On Sunday, I called this a measuring stick series. Not the measuring stick series, but a measuring stick series.
To this point, the Red Sox have still performed poorly against the Astros and the Yankees, two teams that they’ll have to be able to beat if back-to-back World Series titles is still the plan. Their six games with Houston are already in the books, but Boston still has 14 games remaining with the Bronx Bombers. For now, their latest test has been the Minnesota Twins, who own the best record in the American League.
The Red Sox took the first game of the series in one of their best games of the season, a 2-0 victory, before falling in 17 innings in the middle game after nearly six hours of baseball. That set up the rubber match on Wednesday night in which Eduardo Rodriguez got the ball. After a 17-inning game, it was imperative that Rodriguez went somewhat deep in this one, and that didn’t look like it would be the case after the left-hander gave up four runs by the end of the fourth. To his credit, Rodriguez settled in nicely and finished seven innings at 111 pitches with 9 strikeouts.
Alex Cora spoke after the game, and he was prepared to send Rodriguez out for the 8th, even at 111 pitches, but went with Matt Barnes instead after the Red Sox put a three-spot on the board in the top half of the frame. That’s back-to-back starts of seven innings and at least 110 pitches for Rodriguez, who is well on his way to blowing past his career high in innings pitched. Rodriguez’s career high in innings came in 2017 when the 26-year-old threw 137.1 innings. He’s on pace to throw 183 innings this year.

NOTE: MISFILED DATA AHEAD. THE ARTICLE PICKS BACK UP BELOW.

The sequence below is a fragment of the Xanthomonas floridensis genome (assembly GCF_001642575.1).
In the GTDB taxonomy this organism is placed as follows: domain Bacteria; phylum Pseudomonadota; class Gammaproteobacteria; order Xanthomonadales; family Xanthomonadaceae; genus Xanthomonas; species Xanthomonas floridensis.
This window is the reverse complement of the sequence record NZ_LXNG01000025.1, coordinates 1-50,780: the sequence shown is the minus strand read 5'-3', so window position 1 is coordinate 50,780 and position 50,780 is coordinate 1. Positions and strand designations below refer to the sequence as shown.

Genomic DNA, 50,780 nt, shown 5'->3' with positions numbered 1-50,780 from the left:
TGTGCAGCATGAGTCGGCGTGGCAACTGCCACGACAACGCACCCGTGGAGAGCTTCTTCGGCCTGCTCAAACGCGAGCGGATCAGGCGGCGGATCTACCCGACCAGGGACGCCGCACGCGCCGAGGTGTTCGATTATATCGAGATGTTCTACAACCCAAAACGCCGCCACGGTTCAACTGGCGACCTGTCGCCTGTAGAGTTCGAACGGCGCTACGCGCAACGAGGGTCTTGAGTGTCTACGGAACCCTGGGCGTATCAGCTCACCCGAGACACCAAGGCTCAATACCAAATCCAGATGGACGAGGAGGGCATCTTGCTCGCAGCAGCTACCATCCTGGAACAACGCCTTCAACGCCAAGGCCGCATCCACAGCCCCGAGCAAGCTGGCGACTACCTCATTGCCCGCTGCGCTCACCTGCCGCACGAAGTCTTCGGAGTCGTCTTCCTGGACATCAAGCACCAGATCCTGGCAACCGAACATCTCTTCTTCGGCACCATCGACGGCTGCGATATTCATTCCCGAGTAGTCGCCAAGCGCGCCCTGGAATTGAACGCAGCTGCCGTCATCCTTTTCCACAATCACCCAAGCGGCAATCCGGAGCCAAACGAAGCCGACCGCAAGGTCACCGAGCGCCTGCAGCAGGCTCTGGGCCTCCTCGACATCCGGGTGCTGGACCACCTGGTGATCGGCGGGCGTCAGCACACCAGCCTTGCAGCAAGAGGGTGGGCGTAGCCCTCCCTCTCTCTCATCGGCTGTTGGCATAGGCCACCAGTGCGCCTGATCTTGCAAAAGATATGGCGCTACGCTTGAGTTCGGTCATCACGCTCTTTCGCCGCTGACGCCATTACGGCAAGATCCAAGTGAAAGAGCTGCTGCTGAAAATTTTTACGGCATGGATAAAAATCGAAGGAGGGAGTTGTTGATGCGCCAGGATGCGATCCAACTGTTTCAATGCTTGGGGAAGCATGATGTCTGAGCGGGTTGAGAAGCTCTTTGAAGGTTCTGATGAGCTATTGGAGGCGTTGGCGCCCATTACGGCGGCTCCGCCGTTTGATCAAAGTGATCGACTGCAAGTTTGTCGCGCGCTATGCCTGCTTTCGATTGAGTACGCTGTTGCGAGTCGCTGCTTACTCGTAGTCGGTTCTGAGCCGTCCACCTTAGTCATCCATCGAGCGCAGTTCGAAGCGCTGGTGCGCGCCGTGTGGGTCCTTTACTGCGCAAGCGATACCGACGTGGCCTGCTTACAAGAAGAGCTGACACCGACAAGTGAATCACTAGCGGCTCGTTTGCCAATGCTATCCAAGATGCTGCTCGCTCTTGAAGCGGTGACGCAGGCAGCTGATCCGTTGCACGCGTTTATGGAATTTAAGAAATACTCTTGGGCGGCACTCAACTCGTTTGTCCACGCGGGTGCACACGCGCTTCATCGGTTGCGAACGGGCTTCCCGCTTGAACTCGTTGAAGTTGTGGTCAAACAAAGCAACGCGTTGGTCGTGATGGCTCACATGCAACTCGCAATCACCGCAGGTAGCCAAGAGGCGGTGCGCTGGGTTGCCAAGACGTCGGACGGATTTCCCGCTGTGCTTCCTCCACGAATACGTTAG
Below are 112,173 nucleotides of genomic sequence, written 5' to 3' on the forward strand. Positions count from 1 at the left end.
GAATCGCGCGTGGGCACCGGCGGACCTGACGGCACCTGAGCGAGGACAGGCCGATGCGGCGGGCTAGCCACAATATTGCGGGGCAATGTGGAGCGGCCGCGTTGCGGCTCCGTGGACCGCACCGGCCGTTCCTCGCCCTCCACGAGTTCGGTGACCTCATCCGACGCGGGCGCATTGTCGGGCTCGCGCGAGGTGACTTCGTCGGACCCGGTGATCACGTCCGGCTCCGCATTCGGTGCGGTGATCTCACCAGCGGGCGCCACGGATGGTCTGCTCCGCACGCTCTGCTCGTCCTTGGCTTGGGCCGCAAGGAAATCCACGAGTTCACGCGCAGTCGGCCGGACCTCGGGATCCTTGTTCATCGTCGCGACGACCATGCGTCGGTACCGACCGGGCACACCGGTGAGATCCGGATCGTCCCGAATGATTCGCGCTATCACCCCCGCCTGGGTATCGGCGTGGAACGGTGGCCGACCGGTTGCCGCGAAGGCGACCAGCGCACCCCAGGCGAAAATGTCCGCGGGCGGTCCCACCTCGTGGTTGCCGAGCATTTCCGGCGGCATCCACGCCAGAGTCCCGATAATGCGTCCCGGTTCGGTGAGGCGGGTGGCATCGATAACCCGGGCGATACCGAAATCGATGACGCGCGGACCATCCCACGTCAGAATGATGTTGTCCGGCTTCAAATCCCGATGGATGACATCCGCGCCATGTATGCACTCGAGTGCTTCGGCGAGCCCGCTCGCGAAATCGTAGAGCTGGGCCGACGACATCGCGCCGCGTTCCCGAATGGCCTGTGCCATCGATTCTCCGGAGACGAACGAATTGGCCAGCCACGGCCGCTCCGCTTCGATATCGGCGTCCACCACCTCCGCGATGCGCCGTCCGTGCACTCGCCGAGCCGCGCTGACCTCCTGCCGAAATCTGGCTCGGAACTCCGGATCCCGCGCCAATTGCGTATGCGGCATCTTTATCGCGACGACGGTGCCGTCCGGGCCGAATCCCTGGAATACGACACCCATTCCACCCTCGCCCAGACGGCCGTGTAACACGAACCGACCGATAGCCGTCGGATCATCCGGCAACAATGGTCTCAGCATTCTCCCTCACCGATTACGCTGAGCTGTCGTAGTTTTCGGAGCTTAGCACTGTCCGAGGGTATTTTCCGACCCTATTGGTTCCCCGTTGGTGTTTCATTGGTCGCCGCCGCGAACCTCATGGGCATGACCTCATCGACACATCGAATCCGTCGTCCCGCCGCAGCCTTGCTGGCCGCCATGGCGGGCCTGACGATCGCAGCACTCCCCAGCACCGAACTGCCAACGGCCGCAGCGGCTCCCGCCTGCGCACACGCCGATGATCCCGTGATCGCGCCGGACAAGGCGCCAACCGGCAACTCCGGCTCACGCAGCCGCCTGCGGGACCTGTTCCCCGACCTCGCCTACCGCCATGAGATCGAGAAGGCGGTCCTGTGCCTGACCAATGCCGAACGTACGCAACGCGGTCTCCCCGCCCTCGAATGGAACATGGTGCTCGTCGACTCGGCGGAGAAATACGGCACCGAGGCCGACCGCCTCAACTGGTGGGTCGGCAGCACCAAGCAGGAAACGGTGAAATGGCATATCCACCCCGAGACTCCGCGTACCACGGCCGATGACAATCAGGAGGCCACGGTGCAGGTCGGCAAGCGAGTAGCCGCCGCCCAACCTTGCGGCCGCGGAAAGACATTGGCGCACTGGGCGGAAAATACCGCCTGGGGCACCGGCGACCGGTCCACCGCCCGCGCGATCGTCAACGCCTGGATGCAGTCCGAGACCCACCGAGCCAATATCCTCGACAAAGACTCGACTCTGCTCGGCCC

In all, the Red Sox scored nine runs on 12 hits, going 7-for-14 with runners in scoring position after a poor showing with ducks on the pond the night before. Brock Holt drove in three, Michael Chavis knocked in a pair, Mookie Betts had two hits and an RBI, JD Martinez got out of his funk with a gap shot that brought in a run, and Eduardo Nunez had two doubles off the bench after Rafael Devers left the game with a hamstring injury, who also had two hits. We’ll know more on Devers on Thursday, but the Red Sox don’t seem to be too concerned at the moment.
This was a big series win for the Red Sox. They beat the team with the best record in the league on the road, completing a six-game road trip with just the one loss, a game that they had many opportunities to put away. They’ve now won 12 of their last 18 games, the best record in the American League and the second best record in the majors behind the Braves (13-4) over that span.
If you go back even further, since April 29, the Red Sox are 30-18. Their .625 winning percentage over their last 48 games is fourth best in the American League behind the aforementioned Twins (32-16), Astros (31-16), and Yankees (29-16). For those keeping score at home, the Red Sox are a half-game back of the Yankees since April 29. The 6.5-game gap in the standings is far more of an indictment on their shit start than how they’ve played overall this season.
Just to further illustrate that point, since April 29, the Red Sox are leading the American League in batting average (.277), on-base percentage (.353), runs per game (6.0), second in slugging percentage (.478), OPS (.831), and extra-base hits (184), while leading the majors in hits (481). But how’s their pitching been! Over that same span, the Red Sox have the third best team ERA (3.70) and WHIP (1.20) in the American League with the second best K/9 (10.10) in the majors. Unfortunately for the Red Sox, the season did not begin on April 29, so the digging out process rolls on.
The Red Sox will get an off-day on Thursday before opening up a six-game home stand. Technically eight, because the two games against the Yankees in London are “home games”, but whatever. In the first game against the Blue Jays on Friday, it’ll be Chris Sale versus Trent Thornton. Sale has struck out 10 batters or more in nine of his last 11 starts. Over that stretch of games, Sale has a 2.24 ERA with 116 strikeouts in 72.1 innings. Thornton is a 25-year-old rookie who has a 4.61 ERA over his last eight starts, but is coming off one of his best starts of the year, six and two thirds shutout innings against the Astros with seven strikeouts.
Final score: Red Sox 9, Twins 4